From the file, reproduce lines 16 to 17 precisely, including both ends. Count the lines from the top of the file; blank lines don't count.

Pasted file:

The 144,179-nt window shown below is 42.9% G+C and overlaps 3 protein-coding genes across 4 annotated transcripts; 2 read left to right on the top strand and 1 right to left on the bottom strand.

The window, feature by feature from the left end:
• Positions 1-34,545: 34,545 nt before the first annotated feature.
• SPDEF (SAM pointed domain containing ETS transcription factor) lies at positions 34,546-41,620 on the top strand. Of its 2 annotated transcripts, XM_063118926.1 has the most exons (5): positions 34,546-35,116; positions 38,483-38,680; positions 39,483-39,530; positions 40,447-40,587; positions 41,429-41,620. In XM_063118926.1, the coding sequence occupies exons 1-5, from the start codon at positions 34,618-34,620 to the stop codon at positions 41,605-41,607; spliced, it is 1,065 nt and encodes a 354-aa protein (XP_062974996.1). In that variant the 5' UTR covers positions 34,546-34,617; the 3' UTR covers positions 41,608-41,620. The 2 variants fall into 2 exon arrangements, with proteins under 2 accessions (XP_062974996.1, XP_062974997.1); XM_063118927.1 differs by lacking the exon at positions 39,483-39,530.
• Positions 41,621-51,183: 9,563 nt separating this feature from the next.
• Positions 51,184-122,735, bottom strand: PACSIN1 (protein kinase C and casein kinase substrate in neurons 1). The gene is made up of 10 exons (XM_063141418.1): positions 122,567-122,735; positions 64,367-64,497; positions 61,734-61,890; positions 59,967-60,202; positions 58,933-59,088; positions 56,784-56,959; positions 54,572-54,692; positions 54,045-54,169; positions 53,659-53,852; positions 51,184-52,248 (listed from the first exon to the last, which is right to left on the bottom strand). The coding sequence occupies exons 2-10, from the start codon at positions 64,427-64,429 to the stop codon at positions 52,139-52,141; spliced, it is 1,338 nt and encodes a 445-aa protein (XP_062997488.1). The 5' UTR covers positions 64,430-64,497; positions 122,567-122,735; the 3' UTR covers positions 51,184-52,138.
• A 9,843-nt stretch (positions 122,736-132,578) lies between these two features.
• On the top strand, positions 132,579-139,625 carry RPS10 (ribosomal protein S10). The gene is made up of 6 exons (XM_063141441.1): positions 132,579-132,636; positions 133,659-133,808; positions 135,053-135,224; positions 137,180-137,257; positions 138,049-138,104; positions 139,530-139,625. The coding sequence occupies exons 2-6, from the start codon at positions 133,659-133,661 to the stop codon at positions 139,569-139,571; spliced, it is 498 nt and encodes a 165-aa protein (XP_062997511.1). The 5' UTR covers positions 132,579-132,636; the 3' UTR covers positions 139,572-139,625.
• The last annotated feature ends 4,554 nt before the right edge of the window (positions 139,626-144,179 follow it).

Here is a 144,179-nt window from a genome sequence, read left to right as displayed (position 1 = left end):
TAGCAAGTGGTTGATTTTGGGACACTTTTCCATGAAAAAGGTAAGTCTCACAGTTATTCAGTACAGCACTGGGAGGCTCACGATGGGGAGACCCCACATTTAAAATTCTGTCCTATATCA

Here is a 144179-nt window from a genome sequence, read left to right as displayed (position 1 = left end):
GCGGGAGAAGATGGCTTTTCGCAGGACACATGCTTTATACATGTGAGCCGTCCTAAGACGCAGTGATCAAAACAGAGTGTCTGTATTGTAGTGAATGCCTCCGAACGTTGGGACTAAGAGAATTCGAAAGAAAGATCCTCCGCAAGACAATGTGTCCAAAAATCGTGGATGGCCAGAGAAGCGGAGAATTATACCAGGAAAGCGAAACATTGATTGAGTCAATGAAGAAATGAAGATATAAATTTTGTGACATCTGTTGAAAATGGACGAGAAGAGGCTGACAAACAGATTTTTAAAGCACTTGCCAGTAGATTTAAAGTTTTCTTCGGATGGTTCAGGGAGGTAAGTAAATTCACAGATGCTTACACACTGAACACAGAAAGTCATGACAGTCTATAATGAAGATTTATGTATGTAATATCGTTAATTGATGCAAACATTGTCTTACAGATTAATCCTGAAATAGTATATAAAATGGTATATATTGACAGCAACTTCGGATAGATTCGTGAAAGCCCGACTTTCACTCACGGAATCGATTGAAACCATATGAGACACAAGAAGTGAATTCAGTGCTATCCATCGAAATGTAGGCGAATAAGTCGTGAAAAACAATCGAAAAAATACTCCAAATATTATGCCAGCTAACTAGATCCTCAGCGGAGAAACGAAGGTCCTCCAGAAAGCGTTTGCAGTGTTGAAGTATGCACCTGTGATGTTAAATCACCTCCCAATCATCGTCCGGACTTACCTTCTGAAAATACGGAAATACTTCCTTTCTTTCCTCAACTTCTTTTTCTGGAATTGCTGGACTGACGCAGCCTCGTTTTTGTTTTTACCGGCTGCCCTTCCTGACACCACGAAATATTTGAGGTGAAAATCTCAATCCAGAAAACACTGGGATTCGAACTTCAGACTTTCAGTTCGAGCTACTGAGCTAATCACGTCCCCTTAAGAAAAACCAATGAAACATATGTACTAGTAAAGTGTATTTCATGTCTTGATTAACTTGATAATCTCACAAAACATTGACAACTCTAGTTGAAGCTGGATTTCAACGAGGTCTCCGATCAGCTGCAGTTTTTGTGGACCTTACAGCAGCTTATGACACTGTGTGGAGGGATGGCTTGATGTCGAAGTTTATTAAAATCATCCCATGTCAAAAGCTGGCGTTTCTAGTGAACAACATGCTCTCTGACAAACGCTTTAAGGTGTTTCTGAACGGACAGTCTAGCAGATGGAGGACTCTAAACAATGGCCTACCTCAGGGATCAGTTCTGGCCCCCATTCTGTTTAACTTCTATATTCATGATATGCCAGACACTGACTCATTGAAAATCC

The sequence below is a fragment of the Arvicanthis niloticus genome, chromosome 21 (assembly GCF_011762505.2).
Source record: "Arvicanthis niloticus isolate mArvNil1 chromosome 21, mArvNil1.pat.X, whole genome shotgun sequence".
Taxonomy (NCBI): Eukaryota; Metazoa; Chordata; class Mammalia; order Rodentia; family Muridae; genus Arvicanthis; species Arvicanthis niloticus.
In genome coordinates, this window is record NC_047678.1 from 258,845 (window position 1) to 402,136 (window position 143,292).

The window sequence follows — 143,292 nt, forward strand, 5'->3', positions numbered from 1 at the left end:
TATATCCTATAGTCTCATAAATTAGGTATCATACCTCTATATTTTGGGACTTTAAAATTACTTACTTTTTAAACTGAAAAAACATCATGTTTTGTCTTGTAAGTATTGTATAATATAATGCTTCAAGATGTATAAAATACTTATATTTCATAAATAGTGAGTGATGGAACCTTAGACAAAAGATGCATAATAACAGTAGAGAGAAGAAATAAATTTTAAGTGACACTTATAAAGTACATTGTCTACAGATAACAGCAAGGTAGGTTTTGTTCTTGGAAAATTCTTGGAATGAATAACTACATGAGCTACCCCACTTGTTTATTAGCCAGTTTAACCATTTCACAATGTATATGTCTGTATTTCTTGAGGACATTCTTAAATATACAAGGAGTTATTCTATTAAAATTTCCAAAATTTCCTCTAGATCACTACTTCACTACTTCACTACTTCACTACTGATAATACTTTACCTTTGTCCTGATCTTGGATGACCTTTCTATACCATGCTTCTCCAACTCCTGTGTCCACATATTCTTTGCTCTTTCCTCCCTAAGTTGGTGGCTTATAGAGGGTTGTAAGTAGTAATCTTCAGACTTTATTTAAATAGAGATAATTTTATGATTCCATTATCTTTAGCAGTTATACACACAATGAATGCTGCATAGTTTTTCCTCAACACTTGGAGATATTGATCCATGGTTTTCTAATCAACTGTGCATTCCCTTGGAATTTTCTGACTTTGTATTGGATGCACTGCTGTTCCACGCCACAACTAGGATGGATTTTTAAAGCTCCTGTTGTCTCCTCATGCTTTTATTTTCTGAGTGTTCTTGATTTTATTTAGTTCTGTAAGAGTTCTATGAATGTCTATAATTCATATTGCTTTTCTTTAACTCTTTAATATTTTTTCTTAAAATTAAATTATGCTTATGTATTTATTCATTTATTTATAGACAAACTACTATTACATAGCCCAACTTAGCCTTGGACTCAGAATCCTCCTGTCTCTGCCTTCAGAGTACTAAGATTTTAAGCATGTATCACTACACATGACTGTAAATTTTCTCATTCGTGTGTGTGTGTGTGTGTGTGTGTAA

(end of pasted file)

Taxonomy (NCBI): Eukaryota; Metazoa; Chordata; class Mammalia; order Rodentia; family Muridae; genus Arvicanthis; species Arvicanthis niloticus.
In genome coordinates, this window is record NC_047678.1 from 258,845 (window position 1) to 402,136 (window position 143,292).